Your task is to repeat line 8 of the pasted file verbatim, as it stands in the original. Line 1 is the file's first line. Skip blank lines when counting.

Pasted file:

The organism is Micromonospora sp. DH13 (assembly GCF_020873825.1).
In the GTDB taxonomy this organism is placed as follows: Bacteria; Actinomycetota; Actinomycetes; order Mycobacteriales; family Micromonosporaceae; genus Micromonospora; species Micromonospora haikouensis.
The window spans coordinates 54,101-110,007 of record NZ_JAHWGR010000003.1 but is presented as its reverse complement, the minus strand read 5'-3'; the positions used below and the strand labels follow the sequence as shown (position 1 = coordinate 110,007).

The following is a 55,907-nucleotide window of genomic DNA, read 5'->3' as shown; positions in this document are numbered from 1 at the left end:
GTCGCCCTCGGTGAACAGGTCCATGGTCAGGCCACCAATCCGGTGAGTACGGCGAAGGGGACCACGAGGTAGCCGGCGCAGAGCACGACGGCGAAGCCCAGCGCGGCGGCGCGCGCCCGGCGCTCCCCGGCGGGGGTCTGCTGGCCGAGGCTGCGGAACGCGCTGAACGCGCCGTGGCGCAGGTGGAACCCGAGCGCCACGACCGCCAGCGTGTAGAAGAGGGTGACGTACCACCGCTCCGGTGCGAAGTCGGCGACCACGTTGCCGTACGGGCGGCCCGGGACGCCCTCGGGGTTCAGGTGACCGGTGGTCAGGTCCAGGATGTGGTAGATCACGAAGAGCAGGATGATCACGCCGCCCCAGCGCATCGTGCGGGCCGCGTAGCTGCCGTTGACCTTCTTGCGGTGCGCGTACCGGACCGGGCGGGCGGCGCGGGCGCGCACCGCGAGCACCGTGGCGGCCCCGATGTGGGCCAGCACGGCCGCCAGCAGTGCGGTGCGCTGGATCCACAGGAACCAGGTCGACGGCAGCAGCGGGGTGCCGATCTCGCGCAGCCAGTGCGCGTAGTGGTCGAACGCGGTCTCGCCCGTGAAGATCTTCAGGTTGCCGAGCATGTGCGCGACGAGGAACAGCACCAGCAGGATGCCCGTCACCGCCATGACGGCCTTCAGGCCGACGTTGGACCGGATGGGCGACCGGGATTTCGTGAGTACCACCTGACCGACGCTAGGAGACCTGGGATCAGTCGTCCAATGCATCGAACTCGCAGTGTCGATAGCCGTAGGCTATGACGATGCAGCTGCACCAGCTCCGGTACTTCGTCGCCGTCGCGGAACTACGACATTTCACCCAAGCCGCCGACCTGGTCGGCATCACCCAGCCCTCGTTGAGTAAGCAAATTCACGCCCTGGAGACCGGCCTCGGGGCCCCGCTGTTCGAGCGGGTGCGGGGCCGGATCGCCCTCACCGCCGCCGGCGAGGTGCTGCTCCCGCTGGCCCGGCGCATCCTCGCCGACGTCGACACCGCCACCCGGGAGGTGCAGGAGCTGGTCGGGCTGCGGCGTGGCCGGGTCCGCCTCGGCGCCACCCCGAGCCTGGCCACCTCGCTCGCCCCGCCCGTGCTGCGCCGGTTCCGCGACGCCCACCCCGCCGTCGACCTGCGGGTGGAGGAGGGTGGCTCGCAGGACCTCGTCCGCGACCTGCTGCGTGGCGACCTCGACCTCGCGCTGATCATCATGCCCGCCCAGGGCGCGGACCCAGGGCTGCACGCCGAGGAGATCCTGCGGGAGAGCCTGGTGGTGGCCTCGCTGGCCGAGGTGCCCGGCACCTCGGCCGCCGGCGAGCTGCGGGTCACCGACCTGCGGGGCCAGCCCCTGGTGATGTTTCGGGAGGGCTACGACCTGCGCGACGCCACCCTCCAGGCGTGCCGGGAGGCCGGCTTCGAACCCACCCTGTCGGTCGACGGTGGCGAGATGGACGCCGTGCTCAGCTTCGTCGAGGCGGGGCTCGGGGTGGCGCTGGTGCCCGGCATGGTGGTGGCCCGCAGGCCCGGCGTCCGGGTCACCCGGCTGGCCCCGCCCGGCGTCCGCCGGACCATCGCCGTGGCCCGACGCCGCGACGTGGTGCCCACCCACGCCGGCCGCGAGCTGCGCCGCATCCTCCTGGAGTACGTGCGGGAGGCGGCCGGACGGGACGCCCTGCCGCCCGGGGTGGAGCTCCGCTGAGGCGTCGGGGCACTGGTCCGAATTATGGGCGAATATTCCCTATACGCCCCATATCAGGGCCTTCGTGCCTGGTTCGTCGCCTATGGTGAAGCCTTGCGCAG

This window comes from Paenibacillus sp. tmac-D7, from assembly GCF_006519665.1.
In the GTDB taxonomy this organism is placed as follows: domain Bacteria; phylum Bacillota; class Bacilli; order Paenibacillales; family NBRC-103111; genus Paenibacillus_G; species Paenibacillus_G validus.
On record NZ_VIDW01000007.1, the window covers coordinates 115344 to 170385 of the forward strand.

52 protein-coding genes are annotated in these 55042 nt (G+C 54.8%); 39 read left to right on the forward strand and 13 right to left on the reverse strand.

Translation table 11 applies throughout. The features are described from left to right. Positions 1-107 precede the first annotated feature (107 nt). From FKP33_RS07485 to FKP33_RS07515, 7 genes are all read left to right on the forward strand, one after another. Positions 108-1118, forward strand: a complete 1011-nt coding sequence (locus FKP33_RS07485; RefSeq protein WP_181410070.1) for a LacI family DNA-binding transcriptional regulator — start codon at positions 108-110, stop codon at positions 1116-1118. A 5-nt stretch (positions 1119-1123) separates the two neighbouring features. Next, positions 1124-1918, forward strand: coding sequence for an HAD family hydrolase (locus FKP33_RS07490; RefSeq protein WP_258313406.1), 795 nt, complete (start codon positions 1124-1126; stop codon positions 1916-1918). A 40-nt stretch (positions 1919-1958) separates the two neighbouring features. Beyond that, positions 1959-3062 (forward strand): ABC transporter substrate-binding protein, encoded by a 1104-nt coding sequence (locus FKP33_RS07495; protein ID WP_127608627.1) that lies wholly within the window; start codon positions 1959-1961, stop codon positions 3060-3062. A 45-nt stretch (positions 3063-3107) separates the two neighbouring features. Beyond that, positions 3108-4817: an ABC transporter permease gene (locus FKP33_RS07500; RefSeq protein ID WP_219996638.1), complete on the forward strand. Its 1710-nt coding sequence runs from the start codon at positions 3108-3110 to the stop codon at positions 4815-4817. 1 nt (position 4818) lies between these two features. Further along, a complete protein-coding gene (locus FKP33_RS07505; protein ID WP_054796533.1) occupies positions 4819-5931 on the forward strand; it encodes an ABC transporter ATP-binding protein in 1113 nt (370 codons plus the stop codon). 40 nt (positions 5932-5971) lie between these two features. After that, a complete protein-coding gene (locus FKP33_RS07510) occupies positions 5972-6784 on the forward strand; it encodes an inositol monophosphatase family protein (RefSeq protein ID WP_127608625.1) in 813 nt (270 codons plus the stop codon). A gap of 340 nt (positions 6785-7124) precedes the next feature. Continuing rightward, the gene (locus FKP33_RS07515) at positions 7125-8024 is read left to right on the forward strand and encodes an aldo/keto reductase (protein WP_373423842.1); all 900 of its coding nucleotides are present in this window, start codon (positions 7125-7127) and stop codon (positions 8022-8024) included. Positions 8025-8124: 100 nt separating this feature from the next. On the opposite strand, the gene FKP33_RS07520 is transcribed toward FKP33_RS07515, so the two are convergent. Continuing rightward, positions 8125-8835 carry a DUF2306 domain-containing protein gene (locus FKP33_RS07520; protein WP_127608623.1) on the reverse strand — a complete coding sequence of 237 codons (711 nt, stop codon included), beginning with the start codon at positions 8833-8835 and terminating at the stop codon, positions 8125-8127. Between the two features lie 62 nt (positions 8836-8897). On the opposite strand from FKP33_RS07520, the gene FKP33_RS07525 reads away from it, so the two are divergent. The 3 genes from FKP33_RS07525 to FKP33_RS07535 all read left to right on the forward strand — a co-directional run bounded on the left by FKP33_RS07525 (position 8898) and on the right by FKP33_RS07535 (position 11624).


On record NZ_VIDW01000007.1, the window covers coordinates 115344 to 170385 of the forward strand.